Mural honors Nashville cops who saved lives before Christmas bombing

The six featured officers are credited with going door-to-door to evacuate residents


By Suzie Ziegler 

NASHVILLE, Tenn. — A mural has appeared in downtown Nashville that honors six police officers who evacuated residents before the Christmas suicide bombing. 

According to WZTV, the mural appeared overnight Monday near the Hard Rock Cafe on Broadway. The mural currently sits in place of a window that was blown out in the explosion. Once the window is fixed, the Hard Rock intends to bring the artwork inside and make it a permanent fixture of the restaurant, says WZTV. 

The “I Believe in Heroes” mural was organized by a non-profit called “I Believe in Nashville,” which is raising money for the bombing victims. 

The six featured officers are credited with going door-to-door Christmas morning to evacuate apartments. Police were in the area investigating a bomb threat after a parked RV was found blaring an eerie warning message. The RV exploded, killing the bomber and injuring several bystanders.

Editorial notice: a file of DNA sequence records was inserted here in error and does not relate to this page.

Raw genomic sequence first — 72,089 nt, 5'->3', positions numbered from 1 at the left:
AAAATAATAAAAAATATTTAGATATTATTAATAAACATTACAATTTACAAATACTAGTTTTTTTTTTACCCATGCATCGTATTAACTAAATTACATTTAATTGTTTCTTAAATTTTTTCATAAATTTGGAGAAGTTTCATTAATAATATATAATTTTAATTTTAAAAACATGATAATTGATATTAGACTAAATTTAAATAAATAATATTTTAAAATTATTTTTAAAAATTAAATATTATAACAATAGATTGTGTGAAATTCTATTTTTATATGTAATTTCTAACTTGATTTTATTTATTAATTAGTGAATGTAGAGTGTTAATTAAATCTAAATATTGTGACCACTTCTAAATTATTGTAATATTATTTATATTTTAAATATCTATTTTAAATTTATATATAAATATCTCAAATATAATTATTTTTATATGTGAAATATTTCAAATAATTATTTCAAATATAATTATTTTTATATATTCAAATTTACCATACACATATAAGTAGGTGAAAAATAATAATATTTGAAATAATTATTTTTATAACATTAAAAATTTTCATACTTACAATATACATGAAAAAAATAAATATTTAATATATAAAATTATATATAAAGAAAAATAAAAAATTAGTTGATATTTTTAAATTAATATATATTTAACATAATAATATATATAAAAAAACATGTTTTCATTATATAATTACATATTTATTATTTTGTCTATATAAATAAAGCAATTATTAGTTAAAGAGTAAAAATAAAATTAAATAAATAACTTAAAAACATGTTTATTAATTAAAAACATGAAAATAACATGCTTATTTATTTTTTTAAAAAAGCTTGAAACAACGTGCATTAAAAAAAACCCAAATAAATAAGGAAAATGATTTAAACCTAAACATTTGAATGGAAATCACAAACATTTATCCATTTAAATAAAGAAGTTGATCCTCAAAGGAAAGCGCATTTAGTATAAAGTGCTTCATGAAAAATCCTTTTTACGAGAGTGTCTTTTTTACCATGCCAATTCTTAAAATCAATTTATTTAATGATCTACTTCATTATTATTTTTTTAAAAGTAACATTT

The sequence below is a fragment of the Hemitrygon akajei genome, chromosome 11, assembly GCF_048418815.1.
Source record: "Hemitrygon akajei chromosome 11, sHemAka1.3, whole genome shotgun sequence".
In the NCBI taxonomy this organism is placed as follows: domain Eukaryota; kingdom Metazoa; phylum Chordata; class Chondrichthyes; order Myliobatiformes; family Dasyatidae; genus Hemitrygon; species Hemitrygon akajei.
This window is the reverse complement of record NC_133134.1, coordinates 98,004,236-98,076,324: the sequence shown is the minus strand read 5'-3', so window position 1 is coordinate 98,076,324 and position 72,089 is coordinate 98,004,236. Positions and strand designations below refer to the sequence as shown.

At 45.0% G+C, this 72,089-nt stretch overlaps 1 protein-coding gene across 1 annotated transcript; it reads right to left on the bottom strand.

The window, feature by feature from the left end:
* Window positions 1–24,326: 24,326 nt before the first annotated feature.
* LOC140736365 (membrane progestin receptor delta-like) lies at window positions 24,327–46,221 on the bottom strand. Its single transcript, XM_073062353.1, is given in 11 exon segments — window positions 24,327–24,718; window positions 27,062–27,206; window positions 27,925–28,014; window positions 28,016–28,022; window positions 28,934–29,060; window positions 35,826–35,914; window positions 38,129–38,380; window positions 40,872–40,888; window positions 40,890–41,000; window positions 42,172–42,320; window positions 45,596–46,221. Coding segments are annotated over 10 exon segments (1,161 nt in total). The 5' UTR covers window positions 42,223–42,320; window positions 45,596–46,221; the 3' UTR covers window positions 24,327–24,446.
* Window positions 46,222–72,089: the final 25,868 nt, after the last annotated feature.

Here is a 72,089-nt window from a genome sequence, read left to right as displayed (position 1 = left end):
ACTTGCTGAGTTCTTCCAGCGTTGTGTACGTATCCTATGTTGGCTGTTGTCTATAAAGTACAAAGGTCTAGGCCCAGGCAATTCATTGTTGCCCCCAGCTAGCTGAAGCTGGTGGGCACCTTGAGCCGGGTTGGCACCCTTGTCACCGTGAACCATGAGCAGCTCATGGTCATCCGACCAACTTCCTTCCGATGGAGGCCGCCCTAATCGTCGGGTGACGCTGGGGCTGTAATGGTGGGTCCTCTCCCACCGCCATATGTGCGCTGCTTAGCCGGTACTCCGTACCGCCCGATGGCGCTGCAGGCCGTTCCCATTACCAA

Nashville Police released bodycam video last week of officers walking around the neighborhood that morning. The video shows officers asking residents to leave, walking past the RV moments before the blast and then running back to the blast site. 

"They didn't think about their own lives, they didn't think about protecting themselves, they thought about the citizens," Chief John Drake told WZTV. "They went about knocking on doors and had they not made their efforts, we'd be talking about the tragedy of people and lives lost." 

WZTV identified the six officers below: 

  • Officer Brenna Hosey, who has been with the department for 4 years; 

  • Officer James Luellen, who has been with the department for 3 years; 

  • Officer Michael Sipos, who has been with the department for 16-months; 

  • Officer Amanda Topping, who has been with the department for 21 months; 

  • Officer James Wells, who has been with the department for 21-months; and 

  • Sergeant Timothy Miller, who has been with the department for 11 years. 

“They may consider what they did as just a regular part of their duties, but we in Nashville know it was extraordinary," Mayor John Cooper previously told reporters. "It's a great thing that our city has such heroes." 

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